As details of the recent City Council action in approving Ordinance 73-2005-06 unfold, residents of the two-square mile downtown district now deemed “blighted” awakened to what is perceived as a potential threat to their homes and neighborhoods in form of “redevelopment” and eminent domain. The Council quietly whispered through the new ordinance and the people roared back their displeasure in the form of grassroots meetings and the beginnings of a sign campaign that touts the area as “Blightville.”
The City Council, which had considered the plan a done deal, is now facing the need to justify the Downtown Redevelopment Plan. They will respond to an angry constituency with a meeting of their own, a public forum to be held in January on a yet to be determined date and time and location. The Council hearing will be led by an as yet unnamed attorney. They’ll need a big room, since the opposition is growing steadily, as noted with the three hundred people who showed up for the December 17 petition drive at the Historic Train Station on Tenth Street.
Brainchild of the Downtown District partnership, the plan includes a tax-incentive financing package meant to boost private development in an extensive downtown area including Dog Hill, Emerald Hill, Red River and Brandon Hills. The plan also deemed everything except Austin Peay State University “blighted.”Many of the people living in these areas object to the term blighted, and to language that states property may be taken by eminent domain “to provide for the redevelopment of vacant and underutilized land” and to “eliminate structures not suitable for rehabilitation.” It also allows for “assemblage,” in which the taking by eminent domain of perfectly good property is allowed and facilitated if necessary of perfectly good property in order to assemble the land needed for larger projects, including those by private developers.
The uproar by an angered constituency forced the Council to respond, and they have done so by announced their own forum on the issue. Much of the council has endorsed the upcoming meeting as a way to clear the air.While some council members continue to speak in favor of the ordinance, Ward 6 Councilman Marc Harris has called for its repeal. He acknowledged that while there are parcels of lands that are clearly blight, or simply lying fallow and in need of development, the blanket designation of the entire downtown area as blighted was simply “not right.”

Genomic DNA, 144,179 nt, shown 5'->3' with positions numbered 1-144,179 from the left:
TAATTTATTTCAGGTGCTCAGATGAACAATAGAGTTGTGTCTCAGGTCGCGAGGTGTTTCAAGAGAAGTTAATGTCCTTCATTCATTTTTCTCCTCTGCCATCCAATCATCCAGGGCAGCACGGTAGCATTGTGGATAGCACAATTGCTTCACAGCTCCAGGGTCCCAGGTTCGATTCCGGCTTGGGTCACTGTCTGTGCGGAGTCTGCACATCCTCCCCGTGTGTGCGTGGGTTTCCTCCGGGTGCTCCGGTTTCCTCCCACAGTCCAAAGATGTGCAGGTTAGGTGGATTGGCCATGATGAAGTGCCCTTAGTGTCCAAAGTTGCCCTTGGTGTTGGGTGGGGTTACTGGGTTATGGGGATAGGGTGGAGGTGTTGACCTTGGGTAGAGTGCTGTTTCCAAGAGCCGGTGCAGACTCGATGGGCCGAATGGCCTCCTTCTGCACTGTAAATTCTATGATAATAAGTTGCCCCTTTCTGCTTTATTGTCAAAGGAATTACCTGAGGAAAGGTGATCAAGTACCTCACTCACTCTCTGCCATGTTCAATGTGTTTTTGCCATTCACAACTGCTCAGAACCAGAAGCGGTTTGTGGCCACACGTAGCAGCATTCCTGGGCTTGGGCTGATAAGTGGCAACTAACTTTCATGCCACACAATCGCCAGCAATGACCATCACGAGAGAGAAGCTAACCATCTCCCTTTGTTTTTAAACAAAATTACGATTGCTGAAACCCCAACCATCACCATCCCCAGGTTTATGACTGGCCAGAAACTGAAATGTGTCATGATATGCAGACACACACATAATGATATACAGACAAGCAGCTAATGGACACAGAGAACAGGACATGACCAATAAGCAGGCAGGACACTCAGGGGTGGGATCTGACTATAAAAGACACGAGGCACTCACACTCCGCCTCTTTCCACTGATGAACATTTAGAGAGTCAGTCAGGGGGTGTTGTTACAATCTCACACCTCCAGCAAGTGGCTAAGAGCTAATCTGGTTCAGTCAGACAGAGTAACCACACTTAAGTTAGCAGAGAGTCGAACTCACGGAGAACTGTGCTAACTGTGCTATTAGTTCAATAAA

Atty. John Summers of Nashville, said in two community sponsored meetings that comparisons to plans in Nashville show distinct differences in both size and scope of the projects. Nashville’s seven redevelopment districts each had a project, and specific plan, for what was to happen. Where’s the [specific] plan here?”
The Clarksville Property Rights Coalition, sponsor of the Train Station community meeting, has collected signatures of irate resident and homeowner throughout the area for submission to city and county officials. NAPA Auto Parts briefly displayed a Welcome to Blightville sign on their frontage but it was removed Saturday night.
Coalition members are cataloging signatures and going door to door to contact all homeowners in the area and have vowed to continue their quest for a repeal of the ordinance.